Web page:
Tuesday, January 24, 2006

Tagged to talk about books

My friend Mark Leslie tagged me in his blog to talk about books, so here goes:

Total number of books I've owned:

A trickier question than it might seem. I've divested myself of a lot of books over the years, and besides all the ones in my bookcases I still have many hundreds in unopened boxes from when I last moved, five years ago. But the number 2,000 sounds about right to me ...

The last book I bought:

A trade paperback of Helter Skelter by Vincent Bugliosi, to replace my old mass-market paperback that's in one of the boxes mentioned above; I needed the book as a prop for my appearance on TVOntario's More 2 Life discussed below. (Incidentally, I also watched the 1976 Helter Skelter miniseries for the third time this week; much of the acting in it is astonishingly good -- way better than typical Seventies television -- and it has Alan Oppenheimer in it, whom I'll watch in anything.)

The last book I read:

Believe it or not, The Sands of Mars by Arthur C. Clarke, which I had never read before. Delightful. It was Clarke's first full-length novel, and it was fascinating to see the seeds for things he did later in it: the plots of 2010 and A Fall of Moondust are both presaged here.

Five books that mean a lot to me:

Oooh! Let me do six:

  • To Kill A Mockingbird by Harper Lee -- my favorite novel.
  • Trouble on Titan by Alan E. Nourse -- the first adult science-fiction novel I ever read, and the one that (in a positive way) made me decide I wanted to be a science-fiction writer.
  • The Man of Property by John Gallsworthy -- first volume of "The Forsyte Saga," which I absolutely adore.
  • Gateway by Frederik Pohl -- for my money, the best science-fiction novel ever written.
  • The Enormous Egg by Oliver P. Butterworth -- a kid's book that I can still read with pure joy as an adult; it's the totally charming story of a young boy whose hen lays an egg out of which hatches a Triceratops ...
  • The Paper Chase by John Jay Osborn, Jr. -- I read this in my last year of high school, and it made my change my career path: I decided to pursue writing instead of academia because of it.

The books in my collection where the physical object means a lot to me:

  • An ancient, beat-up paperback of From Outer Space, a variant title for Hal Clement's Needle, signed by Hal the first time I met him; Hal and I went on to become friends, and I miss him a lot.
  • A copy of Dune, inscribed to me by one of my high-school girlfriends, 'cause what she wrote was so sweet ... (and, just to underscore how long ago high school was, I had her adult son as one of my writing students at the University of Toronto last summer ...).


At January 24, 2006 10:58 PM , Blogger Mark Leslie said...

I just knew your list and comments would be very interesting. Thanks for playing along with the tag, Rob, and thanks for sharing insights into your library.

At January 25, 2006 12:23 AM , Blogger Chris Nolan.ca said...

Rob, you missed part of the blogosphere exercise, and that is tagging others to continue the conversation...

At January 25, 2006 1:48 AM , Blogger christine said...

ever read the series by philip pullman? those sci-fiction books are the best (3 in the series)... sorta like a harry potter type, but much more descriptive and incredible.
just thought i'd ask.

Pullman is an underrated author :))

At January 25, 2006 4:47 AM , Blogger Trish said...

To Kill a Mockingbird -- just amazing. I know a lot of people appreciate that book, but any time I hear someone say it's a favorite of theirs, I can't help but think they must be really good people. Scientific? Hardly. Accurate? So far. Congratulations, Robert, on being 'good people.'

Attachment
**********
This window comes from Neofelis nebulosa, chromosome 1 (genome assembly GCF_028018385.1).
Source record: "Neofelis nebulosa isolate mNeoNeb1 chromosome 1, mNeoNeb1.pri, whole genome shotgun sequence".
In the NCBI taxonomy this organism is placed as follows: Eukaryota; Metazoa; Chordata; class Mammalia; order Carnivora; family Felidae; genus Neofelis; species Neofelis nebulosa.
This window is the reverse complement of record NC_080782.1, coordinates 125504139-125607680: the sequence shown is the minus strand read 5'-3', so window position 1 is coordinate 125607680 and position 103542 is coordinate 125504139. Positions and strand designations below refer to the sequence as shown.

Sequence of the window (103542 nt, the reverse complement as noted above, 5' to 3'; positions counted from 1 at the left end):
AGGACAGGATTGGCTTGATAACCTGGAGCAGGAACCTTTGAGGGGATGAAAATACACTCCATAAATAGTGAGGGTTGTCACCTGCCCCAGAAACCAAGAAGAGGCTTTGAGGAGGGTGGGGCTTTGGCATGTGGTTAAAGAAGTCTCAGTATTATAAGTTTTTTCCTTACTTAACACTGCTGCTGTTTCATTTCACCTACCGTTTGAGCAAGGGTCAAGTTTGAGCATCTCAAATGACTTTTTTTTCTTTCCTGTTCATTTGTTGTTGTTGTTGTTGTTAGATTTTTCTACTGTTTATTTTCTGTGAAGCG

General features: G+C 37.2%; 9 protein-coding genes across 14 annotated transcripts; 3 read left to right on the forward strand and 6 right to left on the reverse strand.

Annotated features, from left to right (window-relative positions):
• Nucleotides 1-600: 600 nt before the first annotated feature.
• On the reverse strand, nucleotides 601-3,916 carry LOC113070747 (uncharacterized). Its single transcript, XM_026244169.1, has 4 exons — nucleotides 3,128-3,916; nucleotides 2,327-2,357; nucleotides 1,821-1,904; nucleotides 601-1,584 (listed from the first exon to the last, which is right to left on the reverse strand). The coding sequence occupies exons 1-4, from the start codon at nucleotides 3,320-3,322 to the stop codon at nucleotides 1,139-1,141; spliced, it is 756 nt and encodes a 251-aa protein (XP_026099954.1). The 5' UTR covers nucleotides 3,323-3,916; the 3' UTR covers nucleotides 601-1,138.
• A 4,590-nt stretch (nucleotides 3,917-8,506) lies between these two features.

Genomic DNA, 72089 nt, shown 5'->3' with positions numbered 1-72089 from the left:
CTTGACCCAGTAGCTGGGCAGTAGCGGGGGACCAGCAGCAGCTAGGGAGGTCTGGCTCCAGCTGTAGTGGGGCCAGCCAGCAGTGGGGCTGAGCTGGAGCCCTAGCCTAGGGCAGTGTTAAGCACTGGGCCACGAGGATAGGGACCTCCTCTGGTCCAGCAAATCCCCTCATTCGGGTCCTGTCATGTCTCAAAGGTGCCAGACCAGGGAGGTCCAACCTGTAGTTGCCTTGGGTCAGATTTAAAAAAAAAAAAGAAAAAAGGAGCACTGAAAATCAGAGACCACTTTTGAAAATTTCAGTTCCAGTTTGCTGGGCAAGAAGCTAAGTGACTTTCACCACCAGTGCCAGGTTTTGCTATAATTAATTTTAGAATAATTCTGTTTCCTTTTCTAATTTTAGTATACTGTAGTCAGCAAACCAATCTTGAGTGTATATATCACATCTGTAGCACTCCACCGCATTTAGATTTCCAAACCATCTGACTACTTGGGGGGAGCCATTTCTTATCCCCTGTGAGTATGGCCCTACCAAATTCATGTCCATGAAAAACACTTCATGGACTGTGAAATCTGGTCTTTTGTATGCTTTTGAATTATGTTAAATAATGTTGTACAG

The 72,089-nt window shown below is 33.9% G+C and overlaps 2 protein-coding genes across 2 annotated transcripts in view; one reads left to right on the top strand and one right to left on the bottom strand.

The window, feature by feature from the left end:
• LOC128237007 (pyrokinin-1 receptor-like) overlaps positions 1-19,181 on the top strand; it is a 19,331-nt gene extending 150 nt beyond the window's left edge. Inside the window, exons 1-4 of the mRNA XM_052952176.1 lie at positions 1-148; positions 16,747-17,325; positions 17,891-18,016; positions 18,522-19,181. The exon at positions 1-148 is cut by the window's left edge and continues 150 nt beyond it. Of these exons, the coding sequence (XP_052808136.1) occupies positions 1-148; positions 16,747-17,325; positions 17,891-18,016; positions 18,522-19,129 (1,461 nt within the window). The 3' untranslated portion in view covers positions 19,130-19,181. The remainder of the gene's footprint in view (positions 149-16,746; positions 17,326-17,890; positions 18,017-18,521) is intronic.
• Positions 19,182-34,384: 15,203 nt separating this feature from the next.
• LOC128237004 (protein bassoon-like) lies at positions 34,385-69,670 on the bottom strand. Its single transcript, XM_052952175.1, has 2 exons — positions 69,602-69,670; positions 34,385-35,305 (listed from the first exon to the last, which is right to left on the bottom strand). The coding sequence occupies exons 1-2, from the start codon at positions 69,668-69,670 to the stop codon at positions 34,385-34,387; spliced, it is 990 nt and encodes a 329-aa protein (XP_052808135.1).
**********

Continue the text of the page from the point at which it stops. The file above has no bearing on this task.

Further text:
At January 25, 2006 8:30 AM , Blogger RobertJSawyer said...

Well, Chris, in that case, you're it! :)

At January 25, 2006 8:31 AM , Blogger RobertJSawyer said...

Hi, Christine. Thank you! Lots of people have urged me to read the Pullman books. They're on my to-be-read list ...

At January 25, 2006 8:35 AM , Blogger RobertJSawyer said...

Hi, Trish. Thank you! In fact, this makes me think it's really time for me to go back and read To Kill A Mockingbird again ... :)

At January 26, 2006 1:47 AM , Blogger JACM - Juan Antonio Cisneros Mtz. said...

Hi Robert. I just found your blog, today I finished the three books (In Spanish Hominidos, Humanos e Hibridos), by the way so hard to find the 3rd one (Thanks AMAZON), Just to let you know that my Wife, my oldest son and I enjoyed a lot your books (that's the reason I needed in Spanish, so I can share).

Now I can't wait to get more Sawyer's books. I'm an Asimov Fan, and I can tell I'm a new Sawyer Fan. Thanks a lot for your books

Juan Antonio Cisneros M.
Aguascalientes, Ags. Mexico

At January 26, 2006 1:50 AM , Blogger JACM - Juan Antonio Cisneros Mtz. said...


I've just finished the three books (hominidos, Humanos e Hibridos in Spanish), so hard to find the 3rd one, only in AMAZON.

My Wife, my oldest kind and me enjoyed your books for hours (that's the reason I got them in Spanish so I can share with the family).

I'm an Asimov fan, and from now on I'll be a Sawyer's FAN.

Thanks a Lot

Juan A Cisneros

At January 26, 2006 8:31 AM , Blogger RobertJSawyer said...

Hello, Juan. THANK YOU! I'm glad you've been enjoying the Neanderthal books in Spanish! A number of my other titles are also avaialbe in Spanish from Ediciones B.

At January 27, 2006 3:46 AM , Anonymous SeaBreeze said...

Translate into Russian:-)

At January 27, 2006 10:57 AM , Blogger hucpuc said...

Hi, RJS! I'm a fan of your Neanderthal Parallax series and just found your blog. I recently heard about a software program (Readerware) that creates an electronic library catalog of your books when you scan the bar codes. A must-have for readers and writers everywhere! Just a comment/suggestion based on your post about books.


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